Available friendlinesses:

-f Shutdown arranges, in the manner of fastboot(8), for the file sys-
tems not to be checked on reboot.

-h The system is halted at the specified time when shutdown execs

-k Kick every body off. The -k option does not actually halt the sys-
tem, but leaves the system multi-user with logins disabled (for all
but super-user).

-n Prevent the normal sync(2) before stopping.

-r Shutdown execs reboot(8) at the specified time.

time Time is the time at which shutdown will bring the system down and
may be the word now (indicating an immediate shutdown) or specify a
future time in one of two formats: +number, or yymmddhhmm, where
the year, month, and day may be defaulted to the current system
values. The first form brings the system down in number minutes
and the second at the absolute time specified.

Any other arguments comprise the warning message that is broadcast
to users currently logged into the system.

- If `-' is supplied as an option, the warning message is read from
the standard input.

At intervals, becoming more frequent as apocalypse approaches and starting at ten hours before shutdown, warning messages are displayed on the
terminals of all users logged in. Five minutes before shutdown, or imme-
diately if shutdown is in less than 5 minutes, logins are disabled by
creating /etc/nologin and copying the warning message there. If this
file exists when a user attempts to log in, login(1) prints its contents
and exits. The file is removed just before shutdown exits.

At shutdown time a message is written in the system log, containing the
time of shutdown, who initiated the shutdown and the reason. A terminate
signal is then sent to init to bring the system down to single-user state
(depending on above options). The time of the shutdown and the warning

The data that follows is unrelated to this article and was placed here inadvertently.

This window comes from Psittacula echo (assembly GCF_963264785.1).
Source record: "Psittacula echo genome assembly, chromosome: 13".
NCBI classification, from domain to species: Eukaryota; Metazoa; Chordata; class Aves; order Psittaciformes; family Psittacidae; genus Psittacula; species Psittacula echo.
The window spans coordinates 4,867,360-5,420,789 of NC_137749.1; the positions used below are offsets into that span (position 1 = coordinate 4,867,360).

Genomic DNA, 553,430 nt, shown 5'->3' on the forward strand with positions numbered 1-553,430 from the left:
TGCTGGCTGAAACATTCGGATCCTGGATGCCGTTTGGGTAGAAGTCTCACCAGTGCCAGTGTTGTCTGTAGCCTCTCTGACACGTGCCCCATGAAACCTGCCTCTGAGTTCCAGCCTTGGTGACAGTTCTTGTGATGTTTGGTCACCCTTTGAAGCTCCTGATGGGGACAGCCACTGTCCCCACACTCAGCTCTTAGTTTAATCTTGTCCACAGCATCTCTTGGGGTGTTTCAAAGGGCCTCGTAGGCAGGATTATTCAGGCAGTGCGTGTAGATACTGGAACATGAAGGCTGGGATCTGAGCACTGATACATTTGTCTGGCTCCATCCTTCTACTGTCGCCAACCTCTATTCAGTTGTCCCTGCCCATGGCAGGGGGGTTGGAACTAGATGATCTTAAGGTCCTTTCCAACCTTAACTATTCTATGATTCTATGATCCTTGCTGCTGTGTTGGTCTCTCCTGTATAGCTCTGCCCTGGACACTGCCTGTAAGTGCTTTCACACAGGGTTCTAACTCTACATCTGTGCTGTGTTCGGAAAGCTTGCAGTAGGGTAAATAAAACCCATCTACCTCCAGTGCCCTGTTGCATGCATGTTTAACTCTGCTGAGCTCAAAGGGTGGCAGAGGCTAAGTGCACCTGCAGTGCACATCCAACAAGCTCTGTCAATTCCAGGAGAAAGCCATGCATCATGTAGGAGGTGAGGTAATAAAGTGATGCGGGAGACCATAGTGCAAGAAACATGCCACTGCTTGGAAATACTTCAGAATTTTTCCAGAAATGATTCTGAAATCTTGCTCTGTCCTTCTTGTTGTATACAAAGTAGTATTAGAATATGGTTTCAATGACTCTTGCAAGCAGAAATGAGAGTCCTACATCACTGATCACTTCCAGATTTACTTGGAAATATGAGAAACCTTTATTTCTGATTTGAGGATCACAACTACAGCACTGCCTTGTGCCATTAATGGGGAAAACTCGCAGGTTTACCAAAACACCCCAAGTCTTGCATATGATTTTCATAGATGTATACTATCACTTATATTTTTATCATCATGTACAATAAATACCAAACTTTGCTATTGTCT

message are placed in /etc/nologin and should be used to inform the users
about when the system will be back up and why it is going down (or any-
thing else).

/etc/nologin tells login not to let anyone log in
/fastboot tells rc(8) not to run fsck when rebooting

login(1), wall(1), fastboot(8), halt(8), reboot(8)

The hours and minutes in the second time format may be separated by a
colon (``:'') for backward compatibility.

The shutdown command appeared in 4.0BSD.

4th Berkeley Distribution June 5, 1993

[ Reply to This | # ]
Why you want remote control
Authored by: Anonymous on Apr 04, '01 09:09:22PM

How many times have I gone home before the wonderful support at our university decided to let me know that we will have a 6 hour power outage. My UPS's don't last that long. Shut down the machines (NeXT's or Next for Intel, now OS X) and sleep well.

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little misspelling
Authored by: gralem on Apr 05, '01 02:54:44PM

FYI, the command you want for writing all buffers to disk is "sync", not "synch".

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Shut down your Mac remotely
Authored by: dweld on May 05, '03 06:13:26PM

another reason you might want to do a remote shutdown-- the
display on my "Yikes" G4 just failed, and I'm using a keyboard
that doesn't have a shutdown key. I want to turn off the
machine, but can't see to navigate the apple menu, and there is
no shutdown key combination. The power button only turns it
on, not off. Last time the plug was pulled on this computer
(accidentally), it destroyed the hard drive (and left scorch
marks!). What to do? Remote shutdown to the rescue!